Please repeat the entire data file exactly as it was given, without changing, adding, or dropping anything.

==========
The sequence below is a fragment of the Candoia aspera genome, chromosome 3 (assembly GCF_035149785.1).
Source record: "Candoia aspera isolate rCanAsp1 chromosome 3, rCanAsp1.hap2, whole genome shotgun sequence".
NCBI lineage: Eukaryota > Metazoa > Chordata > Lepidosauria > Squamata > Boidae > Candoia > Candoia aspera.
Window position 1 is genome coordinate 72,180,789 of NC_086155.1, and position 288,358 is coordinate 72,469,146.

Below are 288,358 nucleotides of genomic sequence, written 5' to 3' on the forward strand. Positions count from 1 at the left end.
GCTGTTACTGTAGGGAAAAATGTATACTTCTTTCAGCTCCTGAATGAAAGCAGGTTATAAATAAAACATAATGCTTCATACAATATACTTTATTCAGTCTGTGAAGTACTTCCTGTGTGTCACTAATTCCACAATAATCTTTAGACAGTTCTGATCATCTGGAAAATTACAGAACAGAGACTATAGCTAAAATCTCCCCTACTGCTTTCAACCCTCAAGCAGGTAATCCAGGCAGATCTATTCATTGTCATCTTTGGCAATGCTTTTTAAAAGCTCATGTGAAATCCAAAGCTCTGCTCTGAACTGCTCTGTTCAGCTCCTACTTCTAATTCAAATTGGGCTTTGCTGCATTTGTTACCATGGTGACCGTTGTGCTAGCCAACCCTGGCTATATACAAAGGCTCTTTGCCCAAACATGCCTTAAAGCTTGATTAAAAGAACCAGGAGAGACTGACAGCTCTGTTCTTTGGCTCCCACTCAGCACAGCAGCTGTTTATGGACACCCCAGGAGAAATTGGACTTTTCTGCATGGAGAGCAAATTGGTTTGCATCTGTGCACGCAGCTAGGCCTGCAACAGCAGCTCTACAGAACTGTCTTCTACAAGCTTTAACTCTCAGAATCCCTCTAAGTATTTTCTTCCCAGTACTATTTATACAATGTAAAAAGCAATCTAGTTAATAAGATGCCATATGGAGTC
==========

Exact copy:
The sequence below is a fragment of the Candoia aspera genome, chromosome 3 (assembly GCF_035149785.1).
Source record: "Candoia aspera isolate rCanAsp1 chromosome 3, rCanAsp1.hap2, whole genome shotgun sequence".
NCBI lineage: Eukaryota > Metazoa > Chordata > Lepidosauria > Squamata > Boidae > Candoia > Candoia aspera.
Window position 1 is genome coordinate 72,180,789 of NC_086155.1, and position 288,358 is coordinate 72,469,146.

Below are 288,358 nucleotides of genomic sequence, written 5' to 3' on the forward strand. Positions count from 1 at the left end.
GCTGTTACTGTAGGGAAAAATGTATACTTCTTTCAGCTCCTGAATGAAAGCAGGTTATAAATAAAACATAATGCTTCATACAATATACTTTATTCAGTCTGTGAAGTACTTCCTGTGTGTCACTAATTCCACAATAATCTTTAGACAGTTCTGATCATCTGGAAAATTACAGAACAGAGACTATAGCTAAAATCTCCCCTACTGCTTTCAACCCTCAAGCAGGTAATCCAGGCAGATCTATTCATTGTCATCTTTGGCAATGCTTTTTAAAAGCTCATGTGAAATCCAAAGCTCTGCTCTGAACTGCTCTGTTCAGCTCCTACTTCTAATTCAAATTGGGCTTTGCTGCATTTGTTACCATGGTGACCGTTGTGCTAGCCAACCCTGGCTATATACAAAGGCTCTTTGCCCAAACATGCCTTAAAGCTTGATTAAAAGAACCAGGAGAGACTGACAGCTCTGTTCTTTGGCTCCCACTCAGCACAGCAGCTGTTTATGGACACCCCAGGAGAAATTGGACTTTTCTGCATGGAGAGCAAATTGGTTTGCATCTGTGCACGCAGCTAGGCCTGCAACAGCAGCTCTACAGAACTGTCTTCTACAAGCTTTAACTCTCAGAATCCCTCTAAGTATTTTCTTCCCAGTACTATTTATACAATGTAAAAAGCAATCTAGTTAATAAGATGCCATATGGAGTC